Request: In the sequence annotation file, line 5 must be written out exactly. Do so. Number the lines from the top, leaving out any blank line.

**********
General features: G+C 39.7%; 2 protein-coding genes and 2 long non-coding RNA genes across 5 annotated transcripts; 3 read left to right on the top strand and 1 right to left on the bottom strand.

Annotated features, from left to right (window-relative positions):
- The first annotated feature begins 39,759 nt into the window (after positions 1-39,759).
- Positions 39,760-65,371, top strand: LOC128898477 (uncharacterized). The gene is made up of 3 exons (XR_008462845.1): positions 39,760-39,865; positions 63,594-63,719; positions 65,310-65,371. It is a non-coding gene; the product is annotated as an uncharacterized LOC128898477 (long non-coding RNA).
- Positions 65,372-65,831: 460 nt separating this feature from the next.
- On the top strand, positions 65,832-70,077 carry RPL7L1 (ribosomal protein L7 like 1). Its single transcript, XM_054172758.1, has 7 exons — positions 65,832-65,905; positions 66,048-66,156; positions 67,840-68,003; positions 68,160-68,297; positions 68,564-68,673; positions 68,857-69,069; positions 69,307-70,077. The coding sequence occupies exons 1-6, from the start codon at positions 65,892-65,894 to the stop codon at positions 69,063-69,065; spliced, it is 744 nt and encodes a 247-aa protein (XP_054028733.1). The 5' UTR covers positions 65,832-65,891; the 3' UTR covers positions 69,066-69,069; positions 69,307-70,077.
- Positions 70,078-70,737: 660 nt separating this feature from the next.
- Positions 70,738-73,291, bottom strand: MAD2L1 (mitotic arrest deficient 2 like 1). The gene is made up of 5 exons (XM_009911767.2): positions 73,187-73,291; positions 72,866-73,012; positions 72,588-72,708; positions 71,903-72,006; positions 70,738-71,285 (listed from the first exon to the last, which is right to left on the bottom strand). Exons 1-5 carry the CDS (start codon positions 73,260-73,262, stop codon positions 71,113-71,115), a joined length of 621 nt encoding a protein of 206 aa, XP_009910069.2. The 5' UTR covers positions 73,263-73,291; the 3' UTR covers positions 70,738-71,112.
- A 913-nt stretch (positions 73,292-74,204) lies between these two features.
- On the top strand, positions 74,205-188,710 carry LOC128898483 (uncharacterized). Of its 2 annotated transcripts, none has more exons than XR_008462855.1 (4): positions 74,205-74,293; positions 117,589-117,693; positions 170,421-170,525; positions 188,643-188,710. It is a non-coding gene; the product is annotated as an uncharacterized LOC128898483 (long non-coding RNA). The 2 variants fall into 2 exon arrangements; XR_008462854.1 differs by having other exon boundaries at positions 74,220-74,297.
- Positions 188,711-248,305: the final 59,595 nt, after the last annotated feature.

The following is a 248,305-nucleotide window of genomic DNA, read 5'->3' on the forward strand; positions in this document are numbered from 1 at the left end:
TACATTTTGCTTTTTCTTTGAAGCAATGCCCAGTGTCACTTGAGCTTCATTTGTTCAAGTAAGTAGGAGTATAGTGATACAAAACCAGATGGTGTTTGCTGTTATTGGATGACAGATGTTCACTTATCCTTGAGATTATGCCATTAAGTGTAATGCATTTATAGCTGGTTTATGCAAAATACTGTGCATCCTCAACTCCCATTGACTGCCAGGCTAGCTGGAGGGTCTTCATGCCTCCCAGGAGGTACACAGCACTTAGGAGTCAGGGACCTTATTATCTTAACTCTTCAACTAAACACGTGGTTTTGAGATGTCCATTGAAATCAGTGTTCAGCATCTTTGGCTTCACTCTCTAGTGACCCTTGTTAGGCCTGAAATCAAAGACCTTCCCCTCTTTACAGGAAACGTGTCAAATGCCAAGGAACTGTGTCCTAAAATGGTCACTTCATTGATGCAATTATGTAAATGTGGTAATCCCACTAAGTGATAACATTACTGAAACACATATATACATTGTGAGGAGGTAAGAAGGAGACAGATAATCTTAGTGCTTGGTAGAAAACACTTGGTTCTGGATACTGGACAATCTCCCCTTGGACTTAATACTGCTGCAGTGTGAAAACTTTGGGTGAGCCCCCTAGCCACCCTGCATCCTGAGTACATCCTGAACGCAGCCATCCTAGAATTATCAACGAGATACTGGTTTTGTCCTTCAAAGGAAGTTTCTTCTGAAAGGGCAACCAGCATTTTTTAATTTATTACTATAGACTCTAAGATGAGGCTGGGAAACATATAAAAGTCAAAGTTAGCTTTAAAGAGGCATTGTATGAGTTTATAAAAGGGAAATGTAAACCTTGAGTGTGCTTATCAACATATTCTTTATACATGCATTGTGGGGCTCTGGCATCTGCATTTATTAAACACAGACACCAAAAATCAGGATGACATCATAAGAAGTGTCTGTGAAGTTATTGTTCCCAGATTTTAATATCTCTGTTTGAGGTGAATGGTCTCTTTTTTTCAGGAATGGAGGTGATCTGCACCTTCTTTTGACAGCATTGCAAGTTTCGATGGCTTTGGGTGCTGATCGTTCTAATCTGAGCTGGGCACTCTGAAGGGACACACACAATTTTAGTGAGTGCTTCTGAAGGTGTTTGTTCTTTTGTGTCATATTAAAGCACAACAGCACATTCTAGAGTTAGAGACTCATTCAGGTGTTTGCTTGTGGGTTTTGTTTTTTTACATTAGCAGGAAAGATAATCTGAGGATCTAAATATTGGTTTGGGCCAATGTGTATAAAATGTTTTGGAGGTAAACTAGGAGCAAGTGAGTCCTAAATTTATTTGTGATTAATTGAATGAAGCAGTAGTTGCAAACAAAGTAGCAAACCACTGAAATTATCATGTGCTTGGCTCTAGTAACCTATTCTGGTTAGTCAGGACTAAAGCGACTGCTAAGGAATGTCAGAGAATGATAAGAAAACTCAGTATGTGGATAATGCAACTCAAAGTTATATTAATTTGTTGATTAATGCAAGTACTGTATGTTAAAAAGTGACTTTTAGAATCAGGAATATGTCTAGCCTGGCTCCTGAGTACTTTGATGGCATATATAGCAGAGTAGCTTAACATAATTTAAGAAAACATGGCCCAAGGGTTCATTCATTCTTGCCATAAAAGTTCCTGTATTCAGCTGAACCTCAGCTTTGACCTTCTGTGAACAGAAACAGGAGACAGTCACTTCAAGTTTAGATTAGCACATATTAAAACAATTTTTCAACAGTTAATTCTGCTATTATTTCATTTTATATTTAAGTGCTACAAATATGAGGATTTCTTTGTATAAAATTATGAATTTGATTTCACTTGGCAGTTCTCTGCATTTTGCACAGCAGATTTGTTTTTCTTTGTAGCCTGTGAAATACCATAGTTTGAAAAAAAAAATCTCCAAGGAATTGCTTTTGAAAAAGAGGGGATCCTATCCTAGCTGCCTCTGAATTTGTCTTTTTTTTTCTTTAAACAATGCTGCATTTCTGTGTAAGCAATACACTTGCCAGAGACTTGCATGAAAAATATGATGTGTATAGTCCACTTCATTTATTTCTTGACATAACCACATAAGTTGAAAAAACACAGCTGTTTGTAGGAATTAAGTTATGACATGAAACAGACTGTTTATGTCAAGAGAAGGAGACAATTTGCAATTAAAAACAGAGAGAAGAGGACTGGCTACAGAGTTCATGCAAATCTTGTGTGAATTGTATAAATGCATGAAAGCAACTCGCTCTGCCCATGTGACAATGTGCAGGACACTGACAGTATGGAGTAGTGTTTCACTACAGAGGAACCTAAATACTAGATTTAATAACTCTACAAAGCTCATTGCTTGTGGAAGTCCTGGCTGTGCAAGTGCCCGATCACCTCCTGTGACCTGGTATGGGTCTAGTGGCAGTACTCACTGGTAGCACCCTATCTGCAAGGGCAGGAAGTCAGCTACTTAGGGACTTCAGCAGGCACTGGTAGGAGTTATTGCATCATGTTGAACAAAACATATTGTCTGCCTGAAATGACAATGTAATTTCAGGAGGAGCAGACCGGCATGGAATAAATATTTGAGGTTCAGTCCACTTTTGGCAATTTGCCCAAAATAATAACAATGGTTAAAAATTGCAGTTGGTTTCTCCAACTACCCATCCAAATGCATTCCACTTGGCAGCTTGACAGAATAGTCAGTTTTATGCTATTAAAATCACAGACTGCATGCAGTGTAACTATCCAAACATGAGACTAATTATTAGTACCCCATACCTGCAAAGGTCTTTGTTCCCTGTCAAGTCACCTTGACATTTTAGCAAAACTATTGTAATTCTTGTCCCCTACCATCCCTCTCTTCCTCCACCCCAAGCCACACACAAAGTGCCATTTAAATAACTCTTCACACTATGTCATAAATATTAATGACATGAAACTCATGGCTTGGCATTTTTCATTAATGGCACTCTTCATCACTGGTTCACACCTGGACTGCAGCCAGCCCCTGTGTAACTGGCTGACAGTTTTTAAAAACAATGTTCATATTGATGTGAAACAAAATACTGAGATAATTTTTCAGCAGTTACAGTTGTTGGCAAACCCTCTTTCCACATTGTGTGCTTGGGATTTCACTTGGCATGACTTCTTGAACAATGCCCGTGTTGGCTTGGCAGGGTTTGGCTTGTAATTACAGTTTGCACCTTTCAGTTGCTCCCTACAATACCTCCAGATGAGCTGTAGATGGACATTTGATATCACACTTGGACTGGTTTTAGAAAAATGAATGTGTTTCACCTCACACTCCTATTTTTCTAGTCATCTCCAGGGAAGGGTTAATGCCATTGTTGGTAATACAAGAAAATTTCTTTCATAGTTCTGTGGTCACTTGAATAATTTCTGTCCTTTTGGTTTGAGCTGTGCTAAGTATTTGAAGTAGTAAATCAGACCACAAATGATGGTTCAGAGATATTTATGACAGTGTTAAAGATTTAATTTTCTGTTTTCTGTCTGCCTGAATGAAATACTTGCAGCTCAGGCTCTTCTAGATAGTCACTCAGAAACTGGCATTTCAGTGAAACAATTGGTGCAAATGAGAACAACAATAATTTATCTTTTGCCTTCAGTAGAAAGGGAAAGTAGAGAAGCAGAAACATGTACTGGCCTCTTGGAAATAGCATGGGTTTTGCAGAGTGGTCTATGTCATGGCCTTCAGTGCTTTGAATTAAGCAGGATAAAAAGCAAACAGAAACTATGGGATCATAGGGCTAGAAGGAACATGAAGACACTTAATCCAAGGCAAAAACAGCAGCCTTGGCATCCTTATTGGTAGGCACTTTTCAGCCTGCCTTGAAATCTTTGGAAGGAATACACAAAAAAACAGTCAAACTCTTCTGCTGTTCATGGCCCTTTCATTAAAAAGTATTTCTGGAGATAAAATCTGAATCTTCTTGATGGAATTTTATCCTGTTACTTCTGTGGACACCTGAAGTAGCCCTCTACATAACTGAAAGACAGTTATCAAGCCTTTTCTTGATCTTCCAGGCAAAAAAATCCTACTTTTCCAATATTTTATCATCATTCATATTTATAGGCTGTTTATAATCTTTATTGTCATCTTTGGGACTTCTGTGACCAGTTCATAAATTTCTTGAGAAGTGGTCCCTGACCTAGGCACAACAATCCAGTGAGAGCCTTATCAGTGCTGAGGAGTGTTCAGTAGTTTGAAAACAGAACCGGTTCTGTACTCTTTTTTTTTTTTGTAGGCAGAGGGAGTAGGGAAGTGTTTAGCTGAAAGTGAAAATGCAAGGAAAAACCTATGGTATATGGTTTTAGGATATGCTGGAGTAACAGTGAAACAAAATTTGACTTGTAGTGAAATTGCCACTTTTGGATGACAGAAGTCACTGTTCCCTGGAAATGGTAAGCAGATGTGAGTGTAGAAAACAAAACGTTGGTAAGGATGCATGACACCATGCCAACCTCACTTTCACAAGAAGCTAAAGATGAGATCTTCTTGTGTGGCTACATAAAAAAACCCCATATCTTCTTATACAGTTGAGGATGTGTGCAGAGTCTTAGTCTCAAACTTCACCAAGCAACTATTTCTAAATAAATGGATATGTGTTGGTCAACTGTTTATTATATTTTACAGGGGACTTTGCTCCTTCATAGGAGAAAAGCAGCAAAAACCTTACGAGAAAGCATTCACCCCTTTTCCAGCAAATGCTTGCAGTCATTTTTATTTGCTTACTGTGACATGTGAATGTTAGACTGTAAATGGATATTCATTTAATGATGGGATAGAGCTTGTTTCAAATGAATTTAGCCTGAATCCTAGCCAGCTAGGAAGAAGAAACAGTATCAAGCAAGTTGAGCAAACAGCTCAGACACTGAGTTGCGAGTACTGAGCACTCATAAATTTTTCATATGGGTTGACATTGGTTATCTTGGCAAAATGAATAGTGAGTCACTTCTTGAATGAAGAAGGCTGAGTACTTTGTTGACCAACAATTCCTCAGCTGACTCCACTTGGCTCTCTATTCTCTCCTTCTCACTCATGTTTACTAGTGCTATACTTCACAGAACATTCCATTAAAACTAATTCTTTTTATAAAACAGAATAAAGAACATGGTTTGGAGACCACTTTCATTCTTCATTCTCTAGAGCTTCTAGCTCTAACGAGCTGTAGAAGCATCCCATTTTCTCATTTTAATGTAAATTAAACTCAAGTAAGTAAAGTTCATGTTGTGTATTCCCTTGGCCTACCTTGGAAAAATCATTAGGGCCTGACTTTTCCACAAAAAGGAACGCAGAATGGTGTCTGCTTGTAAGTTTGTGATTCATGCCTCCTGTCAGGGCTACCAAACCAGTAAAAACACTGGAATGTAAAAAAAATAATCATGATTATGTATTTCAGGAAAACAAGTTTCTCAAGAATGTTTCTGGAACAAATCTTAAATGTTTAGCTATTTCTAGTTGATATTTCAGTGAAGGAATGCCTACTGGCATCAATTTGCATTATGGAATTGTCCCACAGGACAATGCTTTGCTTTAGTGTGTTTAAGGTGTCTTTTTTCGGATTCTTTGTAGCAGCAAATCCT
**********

- Positions 65,372-65,831: 460 nt separating this feature from the next.